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1947: Tommy Elliot, widowed when her husband was killed during WWII, runs the family seat Kings Harcourt. Life is tough for Tommy and her family and when a particularly harsh winter cuts them off from the rest of the world, things only get tougher. Her brother Roger has returned from the war with his friend Fred, who stirs long forgotten feelings in Tommy. And then there is Barbara, an old acquaintance of Tommy’s who causes trouble when she comes to stay.

Present day: Caitlyn and Patrick have a happy marriage albeit is on his terms. But they love each other, and Patrick is the one person in Caitlyn’s life who has always been immune to the charms of her best friend Sara. But when tragedy strikes, she starts to uncover hidden truths which lead her to question whether she ever really knew her husband at all. Seeking solace in an old manor house, Caitlyn tries to piece together the truth.

I am in two minds about this book. There were plenty of things I liked about it – I always enjoy a dual timeline, because I like seeing the two threads come together. The writing flowed and it was on the whole an undemanding read.

On reflection I think I preferred Tommy’s story, probably because I really liked Tommy and her sister Gerry. They were both intelligent and resourceful and battling against the conventions of the day.

Caitlyn’s story initially really intrigued me. However, I thought it was stretched out – Caitlyn could have got the answers she wanted a lot more easily and quickly, but she seemed to choose the most circuitous route. Also the denouement of her story when it came was ludicrous. Not only was the truth she was searching for completely unbelievable, but the method of her finding it was also ridiculous. I actually didn’t like Caitlyn much – she was pleasant, but such so subservient to everyone around her.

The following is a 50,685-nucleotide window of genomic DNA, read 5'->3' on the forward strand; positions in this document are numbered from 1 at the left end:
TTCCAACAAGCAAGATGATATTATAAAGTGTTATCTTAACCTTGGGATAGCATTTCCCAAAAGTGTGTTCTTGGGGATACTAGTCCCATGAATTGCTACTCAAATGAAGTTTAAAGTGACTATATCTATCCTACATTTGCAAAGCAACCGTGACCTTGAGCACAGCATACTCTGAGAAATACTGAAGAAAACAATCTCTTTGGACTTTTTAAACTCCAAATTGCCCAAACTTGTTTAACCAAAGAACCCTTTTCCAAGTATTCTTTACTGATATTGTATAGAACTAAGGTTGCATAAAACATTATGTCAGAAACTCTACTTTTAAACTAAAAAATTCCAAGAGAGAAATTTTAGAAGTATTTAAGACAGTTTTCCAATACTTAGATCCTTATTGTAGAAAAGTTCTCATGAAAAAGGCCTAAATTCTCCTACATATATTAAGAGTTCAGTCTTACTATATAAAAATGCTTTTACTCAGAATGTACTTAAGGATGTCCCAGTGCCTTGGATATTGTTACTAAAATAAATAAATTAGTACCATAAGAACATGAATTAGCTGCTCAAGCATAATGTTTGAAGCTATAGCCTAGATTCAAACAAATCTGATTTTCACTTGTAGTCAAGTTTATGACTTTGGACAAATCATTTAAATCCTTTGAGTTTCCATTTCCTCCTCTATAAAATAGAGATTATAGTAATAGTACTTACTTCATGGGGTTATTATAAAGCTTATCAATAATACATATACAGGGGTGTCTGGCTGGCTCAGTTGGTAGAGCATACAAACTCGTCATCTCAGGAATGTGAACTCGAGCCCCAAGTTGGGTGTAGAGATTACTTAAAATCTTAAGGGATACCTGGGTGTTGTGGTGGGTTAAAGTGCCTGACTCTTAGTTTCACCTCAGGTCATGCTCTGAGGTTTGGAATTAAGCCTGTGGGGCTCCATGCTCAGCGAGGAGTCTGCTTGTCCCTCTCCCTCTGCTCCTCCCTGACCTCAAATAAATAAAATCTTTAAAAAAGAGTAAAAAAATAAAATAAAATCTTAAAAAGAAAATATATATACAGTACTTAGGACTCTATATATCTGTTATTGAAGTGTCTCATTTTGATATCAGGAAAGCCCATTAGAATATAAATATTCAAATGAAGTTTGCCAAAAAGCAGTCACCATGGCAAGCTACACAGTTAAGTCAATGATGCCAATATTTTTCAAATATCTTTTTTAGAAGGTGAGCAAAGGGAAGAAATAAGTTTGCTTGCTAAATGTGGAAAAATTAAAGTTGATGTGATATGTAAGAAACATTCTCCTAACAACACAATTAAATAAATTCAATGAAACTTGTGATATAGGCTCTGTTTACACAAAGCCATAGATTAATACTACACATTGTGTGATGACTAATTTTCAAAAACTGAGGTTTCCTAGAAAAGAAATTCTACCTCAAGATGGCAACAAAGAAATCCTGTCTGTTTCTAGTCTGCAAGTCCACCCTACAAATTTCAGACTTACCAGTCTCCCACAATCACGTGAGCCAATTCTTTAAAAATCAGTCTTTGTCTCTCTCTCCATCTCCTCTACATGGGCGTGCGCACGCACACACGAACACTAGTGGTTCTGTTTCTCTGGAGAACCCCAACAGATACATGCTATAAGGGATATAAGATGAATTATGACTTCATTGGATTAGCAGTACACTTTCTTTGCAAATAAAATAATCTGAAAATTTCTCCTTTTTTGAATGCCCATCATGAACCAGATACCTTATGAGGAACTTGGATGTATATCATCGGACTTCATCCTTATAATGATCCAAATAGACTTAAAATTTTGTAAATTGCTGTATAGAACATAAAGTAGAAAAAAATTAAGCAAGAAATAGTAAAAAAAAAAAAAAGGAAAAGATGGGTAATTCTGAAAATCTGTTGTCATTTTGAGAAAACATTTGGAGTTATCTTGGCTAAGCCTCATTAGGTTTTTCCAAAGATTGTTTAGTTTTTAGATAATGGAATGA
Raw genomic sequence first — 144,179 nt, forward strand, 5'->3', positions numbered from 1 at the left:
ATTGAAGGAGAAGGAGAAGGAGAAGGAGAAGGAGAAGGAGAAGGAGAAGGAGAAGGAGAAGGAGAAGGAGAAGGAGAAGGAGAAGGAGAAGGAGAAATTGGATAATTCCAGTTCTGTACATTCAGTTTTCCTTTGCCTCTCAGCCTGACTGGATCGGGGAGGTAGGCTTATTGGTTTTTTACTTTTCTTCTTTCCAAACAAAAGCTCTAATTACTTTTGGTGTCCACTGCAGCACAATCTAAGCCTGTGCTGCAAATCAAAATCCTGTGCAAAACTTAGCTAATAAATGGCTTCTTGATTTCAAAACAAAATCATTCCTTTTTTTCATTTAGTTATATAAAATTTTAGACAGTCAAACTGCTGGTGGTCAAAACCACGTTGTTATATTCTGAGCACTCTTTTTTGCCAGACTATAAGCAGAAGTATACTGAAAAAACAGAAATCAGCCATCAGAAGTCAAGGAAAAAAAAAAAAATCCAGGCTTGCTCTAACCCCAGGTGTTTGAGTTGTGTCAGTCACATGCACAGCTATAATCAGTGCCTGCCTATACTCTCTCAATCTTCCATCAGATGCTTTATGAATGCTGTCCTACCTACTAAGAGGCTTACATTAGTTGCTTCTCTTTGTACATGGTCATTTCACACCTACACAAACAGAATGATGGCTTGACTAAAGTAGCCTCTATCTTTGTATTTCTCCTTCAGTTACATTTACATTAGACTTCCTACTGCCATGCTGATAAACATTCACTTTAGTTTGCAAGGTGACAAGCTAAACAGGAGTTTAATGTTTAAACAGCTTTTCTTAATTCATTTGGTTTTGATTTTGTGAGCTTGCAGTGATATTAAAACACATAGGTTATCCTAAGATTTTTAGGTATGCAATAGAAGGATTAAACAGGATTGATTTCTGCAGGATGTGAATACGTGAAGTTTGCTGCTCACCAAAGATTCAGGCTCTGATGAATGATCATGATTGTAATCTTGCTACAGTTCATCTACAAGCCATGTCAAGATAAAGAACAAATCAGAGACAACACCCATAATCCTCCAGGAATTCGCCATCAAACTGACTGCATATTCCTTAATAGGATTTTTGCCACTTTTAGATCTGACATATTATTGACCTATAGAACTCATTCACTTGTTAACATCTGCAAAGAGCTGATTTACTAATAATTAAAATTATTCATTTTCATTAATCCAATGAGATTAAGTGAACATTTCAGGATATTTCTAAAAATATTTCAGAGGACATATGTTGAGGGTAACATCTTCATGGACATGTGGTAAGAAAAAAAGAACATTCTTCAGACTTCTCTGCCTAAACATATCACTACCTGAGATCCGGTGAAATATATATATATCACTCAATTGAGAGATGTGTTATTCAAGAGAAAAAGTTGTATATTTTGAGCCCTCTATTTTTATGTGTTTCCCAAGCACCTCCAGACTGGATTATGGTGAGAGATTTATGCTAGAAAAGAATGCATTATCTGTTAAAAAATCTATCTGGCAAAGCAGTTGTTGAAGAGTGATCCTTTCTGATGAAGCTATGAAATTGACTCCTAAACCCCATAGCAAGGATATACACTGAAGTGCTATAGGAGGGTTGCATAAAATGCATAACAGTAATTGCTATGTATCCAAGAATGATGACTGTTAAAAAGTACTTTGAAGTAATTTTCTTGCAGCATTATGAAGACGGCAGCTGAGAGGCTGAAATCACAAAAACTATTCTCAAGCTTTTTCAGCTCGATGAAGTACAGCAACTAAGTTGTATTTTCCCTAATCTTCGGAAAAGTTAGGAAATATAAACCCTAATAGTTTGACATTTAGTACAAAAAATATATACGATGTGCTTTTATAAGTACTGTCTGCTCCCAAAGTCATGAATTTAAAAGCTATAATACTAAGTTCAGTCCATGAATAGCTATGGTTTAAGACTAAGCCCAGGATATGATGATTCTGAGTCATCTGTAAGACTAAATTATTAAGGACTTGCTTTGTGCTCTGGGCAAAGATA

Overall this is the first book that I’ve read by this author, and I rattled through it, so I must have enjoyed it somewhat – I really struggle to pick up books that I am not liking. Would I read another one by this author? Yes, probably but it won’t be next on my list.

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45 Years is a British film, about a couple named Geoff and Kate Mercer, who have been married for 45 years. The story takes place over the week leading up to their anniversary party.At the beginning of the week Geoff receives a letter telling him that the body of his former girlfriend Katya, from before he ever met Kate, has been found perfectly preserved in a mountain glacier.

The news has a profound effect on Geoff, making him angry and frustrated, and in turn upsetting his wife – although he is largely oblivious to the effect it has on Kate.

Tom Courtenay and Charlotte Rampling are outstanding in this understated film about a seemingly happy marriage which is thrown into a quiet and civilised crisis. It actually focuses more on the effect that Geoff’s behaviour has on Kate, than the news of Katya’s discovery upon Geoff, and Rampling’s acting is such that it is hard not to empathise with her pain and jealousy.

This is certainly not an action packed film – in one sense, not a lot happens, but so MUCH happens on Kate’s face, in her thoughts – which we sense through her expressions. It’s weirdly compelling and hard to tear your eyes away from – at least that was how I found it. So it’s bleak and sad, but also the actions of both main characters are so utterly understandable.